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I heard again last night from Stephette Hogette. He’s the guy who stands accused of being a bogus Hogette.

He sent along a photograph, shown above, which he says was taken years ago at a Redskins game and, he says, proves that Stephette Hogette used to be accepted by the same folks who are now calling him a counterfeit.

While Stephette Hogette’s disheveled drag ensemble—-he’s the one in the middle—-does indeed blend with the garb of the folks he’s with in that photo, he couldn’t name the other Hogettes he’s hanging with in the shot.

Perhaps they’re unsanctioned Hogettes also! I don’t know which Hogette to trust anymore!

(AFTER THE JUMP:Where will the real Hogettes be tailgating come Sunday? WTEM tones down its Redskins Cheerleader pride giveaway? D’Anthony Batiste ain’t worth a D’amn? D’Anthony D’Ances with D’An D’Aly? Nobody told the Washington Post that “Remember the Titans” was a load of crap?)

The biggest news from his latest Exclusive Interview™ with Cheap Seats Daily, however, came when Stephette Hogette, a Brooklynite who along with his Hogette name also goes by Steve Rasnikov (real name!) and Snow Rap G (rap name!), told me that because of the vigilante mood among Redskins fans created by evidence-free accusations from other Hogettes of untoward behavior toward women and children, he now wants to be known as “Carmine Fischetti.”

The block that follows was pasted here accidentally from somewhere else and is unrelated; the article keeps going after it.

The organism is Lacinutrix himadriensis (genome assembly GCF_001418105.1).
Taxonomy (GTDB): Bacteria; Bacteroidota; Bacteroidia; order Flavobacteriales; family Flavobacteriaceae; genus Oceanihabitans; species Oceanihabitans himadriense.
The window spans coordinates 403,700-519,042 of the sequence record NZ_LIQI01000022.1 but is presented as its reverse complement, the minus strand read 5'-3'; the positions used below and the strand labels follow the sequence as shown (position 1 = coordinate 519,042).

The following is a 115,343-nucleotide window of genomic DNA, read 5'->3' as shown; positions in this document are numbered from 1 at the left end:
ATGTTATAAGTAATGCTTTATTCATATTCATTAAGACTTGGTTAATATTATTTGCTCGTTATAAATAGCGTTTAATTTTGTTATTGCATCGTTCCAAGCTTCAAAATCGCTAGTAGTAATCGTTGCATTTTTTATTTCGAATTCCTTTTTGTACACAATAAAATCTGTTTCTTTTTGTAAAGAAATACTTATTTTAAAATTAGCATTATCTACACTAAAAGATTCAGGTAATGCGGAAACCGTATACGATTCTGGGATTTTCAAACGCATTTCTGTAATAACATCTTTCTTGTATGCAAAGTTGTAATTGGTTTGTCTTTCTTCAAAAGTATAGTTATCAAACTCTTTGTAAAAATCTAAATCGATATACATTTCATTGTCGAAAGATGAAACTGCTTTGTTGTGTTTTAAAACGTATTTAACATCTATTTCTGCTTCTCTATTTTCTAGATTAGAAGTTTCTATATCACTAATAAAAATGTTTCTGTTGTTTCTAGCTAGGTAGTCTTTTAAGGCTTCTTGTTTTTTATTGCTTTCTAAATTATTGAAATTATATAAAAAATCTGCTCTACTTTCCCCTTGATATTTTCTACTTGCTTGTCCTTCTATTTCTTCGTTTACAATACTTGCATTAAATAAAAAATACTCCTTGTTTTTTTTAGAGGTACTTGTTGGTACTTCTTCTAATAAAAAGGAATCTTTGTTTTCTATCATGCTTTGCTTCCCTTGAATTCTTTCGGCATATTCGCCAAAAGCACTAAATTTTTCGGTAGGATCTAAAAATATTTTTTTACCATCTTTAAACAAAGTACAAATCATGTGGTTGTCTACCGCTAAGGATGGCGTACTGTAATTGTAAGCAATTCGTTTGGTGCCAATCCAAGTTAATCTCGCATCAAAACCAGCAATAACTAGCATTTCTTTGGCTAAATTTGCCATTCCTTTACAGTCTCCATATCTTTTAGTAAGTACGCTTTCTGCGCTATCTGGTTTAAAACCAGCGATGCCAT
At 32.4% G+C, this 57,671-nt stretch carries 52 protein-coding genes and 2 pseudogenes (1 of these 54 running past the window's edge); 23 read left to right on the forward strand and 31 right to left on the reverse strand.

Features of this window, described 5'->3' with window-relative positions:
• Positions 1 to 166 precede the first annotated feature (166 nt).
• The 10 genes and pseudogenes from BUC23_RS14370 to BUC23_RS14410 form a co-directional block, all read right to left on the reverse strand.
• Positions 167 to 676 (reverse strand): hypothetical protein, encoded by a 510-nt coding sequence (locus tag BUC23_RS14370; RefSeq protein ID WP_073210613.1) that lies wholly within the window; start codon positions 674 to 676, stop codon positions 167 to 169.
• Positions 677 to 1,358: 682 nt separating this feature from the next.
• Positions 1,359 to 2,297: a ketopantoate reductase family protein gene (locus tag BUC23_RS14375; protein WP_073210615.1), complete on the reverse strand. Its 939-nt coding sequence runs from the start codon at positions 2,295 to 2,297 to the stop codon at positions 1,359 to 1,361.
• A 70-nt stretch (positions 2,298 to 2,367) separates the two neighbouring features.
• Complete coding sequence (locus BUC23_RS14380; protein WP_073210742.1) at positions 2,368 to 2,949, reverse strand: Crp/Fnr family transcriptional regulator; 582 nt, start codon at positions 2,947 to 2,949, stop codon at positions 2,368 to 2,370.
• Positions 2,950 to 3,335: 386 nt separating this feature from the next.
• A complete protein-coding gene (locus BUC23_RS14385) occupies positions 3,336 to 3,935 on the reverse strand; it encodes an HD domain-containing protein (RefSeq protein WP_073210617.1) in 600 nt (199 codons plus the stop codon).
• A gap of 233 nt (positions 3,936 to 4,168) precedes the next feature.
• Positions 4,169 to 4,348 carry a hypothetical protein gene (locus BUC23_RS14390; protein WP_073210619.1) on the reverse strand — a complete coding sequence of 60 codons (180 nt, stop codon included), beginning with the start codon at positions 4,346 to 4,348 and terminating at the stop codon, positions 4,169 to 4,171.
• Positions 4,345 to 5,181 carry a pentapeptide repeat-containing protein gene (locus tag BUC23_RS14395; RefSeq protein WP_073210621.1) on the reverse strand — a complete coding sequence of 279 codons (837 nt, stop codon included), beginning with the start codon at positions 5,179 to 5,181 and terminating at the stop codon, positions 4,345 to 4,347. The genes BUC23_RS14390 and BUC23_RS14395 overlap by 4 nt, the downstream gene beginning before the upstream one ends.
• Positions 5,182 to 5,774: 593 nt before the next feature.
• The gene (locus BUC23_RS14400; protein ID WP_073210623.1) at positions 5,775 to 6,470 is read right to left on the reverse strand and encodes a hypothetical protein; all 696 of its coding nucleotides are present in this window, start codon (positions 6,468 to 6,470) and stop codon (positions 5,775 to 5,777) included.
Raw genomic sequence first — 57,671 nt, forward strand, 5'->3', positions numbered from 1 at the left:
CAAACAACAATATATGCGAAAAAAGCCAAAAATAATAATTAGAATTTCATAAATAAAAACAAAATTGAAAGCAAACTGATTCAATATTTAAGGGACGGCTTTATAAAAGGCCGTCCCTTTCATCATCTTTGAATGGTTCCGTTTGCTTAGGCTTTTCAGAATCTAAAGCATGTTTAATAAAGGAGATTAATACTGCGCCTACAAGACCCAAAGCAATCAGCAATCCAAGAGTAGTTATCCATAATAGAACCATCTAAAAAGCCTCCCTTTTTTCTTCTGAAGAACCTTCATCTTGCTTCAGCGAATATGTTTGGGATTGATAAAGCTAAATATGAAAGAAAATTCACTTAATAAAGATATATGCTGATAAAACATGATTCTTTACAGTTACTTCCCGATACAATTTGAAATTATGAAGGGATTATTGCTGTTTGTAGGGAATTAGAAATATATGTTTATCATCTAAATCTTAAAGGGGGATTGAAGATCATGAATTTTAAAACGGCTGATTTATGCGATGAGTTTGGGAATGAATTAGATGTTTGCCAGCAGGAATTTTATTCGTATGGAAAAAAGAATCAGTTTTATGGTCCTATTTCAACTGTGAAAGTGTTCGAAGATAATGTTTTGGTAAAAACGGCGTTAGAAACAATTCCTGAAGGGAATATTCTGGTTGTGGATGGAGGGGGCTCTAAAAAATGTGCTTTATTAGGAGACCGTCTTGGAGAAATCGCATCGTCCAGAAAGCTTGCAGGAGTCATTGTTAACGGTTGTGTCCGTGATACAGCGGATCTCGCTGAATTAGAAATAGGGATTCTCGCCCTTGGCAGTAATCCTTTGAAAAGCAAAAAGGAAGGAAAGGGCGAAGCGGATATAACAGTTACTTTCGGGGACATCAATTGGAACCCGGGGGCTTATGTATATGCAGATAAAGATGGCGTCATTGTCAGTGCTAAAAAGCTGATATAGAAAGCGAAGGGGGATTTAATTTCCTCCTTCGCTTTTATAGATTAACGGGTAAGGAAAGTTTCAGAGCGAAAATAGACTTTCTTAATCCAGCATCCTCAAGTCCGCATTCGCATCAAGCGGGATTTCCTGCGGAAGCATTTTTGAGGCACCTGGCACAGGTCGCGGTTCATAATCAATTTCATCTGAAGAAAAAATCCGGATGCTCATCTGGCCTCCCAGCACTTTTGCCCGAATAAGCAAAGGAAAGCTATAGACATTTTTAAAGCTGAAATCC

By whatever name, he promises, however, that Stephette Hogette’s going to show up at FedExField on Sunday for the Kansas City game in his regular gameday costume, and that he’ll work the tailgates with his standard bottle of booze and rapped pickup lines.

Meanwhile, the folks claiming ownership of the Hogettes brand are still out to get Stephette to shed his snout.

“We don’t want a turkey like this guy running around and accosting people and claiming that he’s one of us,” Hogettes founder Michael Torbert told me last night. “You can tell by his hat that he’s not a real Hogette.” (Well, to be honest, Mikey, while Stephette Hogette’s hat tells me a lot, it doesn’t tell me whether or not he’s a real Hogette.)

Torbert says that he and the other real Hogettes will also be tailgating before the KC game in their normal spot in the Green Lot, by the A-65 pole.


Dan Snyder‘s cheerleader pride giveaway has gotten a little less demeaning. Snyder’s sportstalk station, WTEM, is now running a sleazy contest for listeners in which winners will get their cars washed by Redskins cheerleaders. Original radio ads for the contest featured two pervy dudes and all sorts of talk about getting Redskins cheerleaders to come rub them down.

The new spots, however, have one guy just asking listeners if they want a car wash, without any of the masturbatory innuendo.

Wonder why the commercials changed. Hmm.


AP writer Joseph White verbally nutshelled the mess in Ashburn:

“But here’s one more fact,” White wrote in a column yesterday, “that pretty much sums up the current state of the Washington Redskins: On Sunday, they had a guard playing tackle, and a tackle playing guard.”